I have a confession to make: I wasn’t a very good Christian for a great share of my life. (Mom, it’s not mandatory that you print this and mail it to me. I’ve already confessed to this one!) And by not a very good one, I mean someone who had such deep doubts about God that I tried to avoid exposure to anything even vaguely Christian so as to avoid puncturing my skepticism. As a result of that boneheaded outlook I missed out on lots of great things, including Petra.
I was the smart guy who wouldn’t listen to Christian rock on a bet. No, not as long as (name the commercial band) was playing would the likes of Petra or Stryper grace my radio. I mocked the genre, mocked the people who listened, and mocked the message. Call me Saul.
After 40 years of performing, Petra finally got me to a concert last weekend. I’m sad to report that my backside is very sore from kicking myself for this mistake. I have to add Petra to the list of things that may have changed my life for the better if I’d been open enough to listen to them years ago.
Incredible vocals, guitar and bass with the best of them, and great drumming are what makes this band a keeper. I saw them at the Cedar Valley Church in Bloomington, MN. Just a quick walk from the Mall of America, it’s a small venue. The band, however, has a big sound. A sound that used to fill the largest venues on a regular basis.
I have to admit that I didn’t know any Petra songs by heart when I walked in the door. I will be remedying that in the future. The songs I heard Saturday left a mark on my soul. They are some of the songs that form the portfolio for most modern worship bands in contemporary churches. These guys can write and perform.
What sets their music aside from many others is the style of the vocals. Think Journey with Christ. This music speaks strongly to people my age because we were weaned on guitars, hair, and spandex. The soaring vocals (I think I stole that from a late night infomercial) are exactly what I want to listen to when I tune in to the radio. Petra brings not just that sound, but words that tell Biblical stories. Stories of the life of Christ, His Crucifixion, and His resurrection. On the surface most people would wonder how they can make that into a rock anthem that works? The answer is … danged if I know, but it works. You find yourself singing along and rocking out with the band.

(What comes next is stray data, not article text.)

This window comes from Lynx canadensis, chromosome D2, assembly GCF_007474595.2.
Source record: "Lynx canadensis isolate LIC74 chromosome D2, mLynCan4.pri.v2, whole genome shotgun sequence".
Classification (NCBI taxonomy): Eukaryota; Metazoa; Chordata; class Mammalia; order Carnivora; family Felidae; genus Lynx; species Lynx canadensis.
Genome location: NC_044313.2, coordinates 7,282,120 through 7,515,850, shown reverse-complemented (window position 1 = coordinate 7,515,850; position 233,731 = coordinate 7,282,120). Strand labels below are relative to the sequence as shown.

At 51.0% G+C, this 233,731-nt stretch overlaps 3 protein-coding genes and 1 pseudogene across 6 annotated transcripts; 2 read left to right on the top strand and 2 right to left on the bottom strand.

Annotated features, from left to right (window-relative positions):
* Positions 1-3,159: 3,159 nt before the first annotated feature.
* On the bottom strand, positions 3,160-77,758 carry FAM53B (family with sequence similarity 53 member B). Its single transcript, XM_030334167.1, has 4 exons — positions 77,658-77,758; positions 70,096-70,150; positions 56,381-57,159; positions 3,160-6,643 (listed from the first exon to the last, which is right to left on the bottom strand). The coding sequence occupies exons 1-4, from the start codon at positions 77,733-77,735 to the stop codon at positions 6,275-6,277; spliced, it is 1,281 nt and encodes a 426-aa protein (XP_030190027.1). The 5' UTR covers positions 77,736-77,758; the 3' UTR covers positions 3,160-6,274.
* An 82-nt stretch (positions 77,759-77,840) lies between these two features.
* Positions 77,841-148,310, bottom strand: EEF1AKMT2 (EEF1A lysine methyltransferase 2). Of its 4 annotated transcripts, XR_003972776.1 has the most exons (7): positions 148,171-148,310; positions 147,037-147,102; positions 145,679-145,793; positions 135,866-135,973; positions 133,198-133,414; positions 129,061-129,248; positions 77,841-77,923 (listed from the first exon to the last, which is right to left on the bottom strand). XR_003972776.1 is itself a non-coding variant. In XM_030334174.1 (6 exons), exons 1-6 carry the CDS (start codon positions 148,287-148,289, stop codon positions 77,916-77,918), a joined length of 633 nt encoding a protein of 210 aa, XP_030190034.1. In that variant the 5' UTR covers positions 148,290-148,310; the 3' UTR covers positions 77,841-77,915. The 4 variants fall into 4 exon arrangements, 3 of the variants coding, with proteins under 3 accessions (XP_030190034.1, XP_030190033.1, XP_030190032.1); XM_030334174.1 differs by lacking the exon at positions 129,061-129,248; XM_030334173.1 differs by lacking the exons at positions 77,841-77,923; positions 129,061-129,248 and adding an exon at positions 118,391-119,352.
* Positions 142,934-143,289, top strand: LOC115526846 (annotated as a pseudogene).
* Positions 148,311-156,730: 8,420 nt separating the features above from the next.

Perhaps more importantly, I found myself rocking out with the audience. The audience that I’d mocked and scorned in my youth. I felt a hollow sadness for a part of the night for how I’d treated these people. They were nerds for Christ. But they knew all the words, they bopped with the beat, and they had lived their lives in Christ while I was still lurking around some scuzzy bar in Naples, Italy.
They knew all the words. That thought came back to me over and over Saturday. The audience had embraced this sanctified lifestyle as kids and kept it up until this very moment. Gray and paunchy like me, they had worshiped God during their youth when I was trying very hard to avoid His mercy and love. What a dolt I was back then. Probably still a dolt in many ways, but at least now I’m trying to play a bit of catch-up and savor these things I missed back then. It’s never too late to be a teenager.
I shot quite a bit of video that night – and I’m not going to ruin the band’s reputation with my patented shaky video style. Instead I’m putting a few of their videos below. Thanks, Petra, for a great concert on Saturday. And, to my fellow Christian music fans, my apologies for my negative attitude in the past. I’m honored that you kept the genre growing while I was looking for the truth.
Petra playing Creed (Farm Aid, 1992)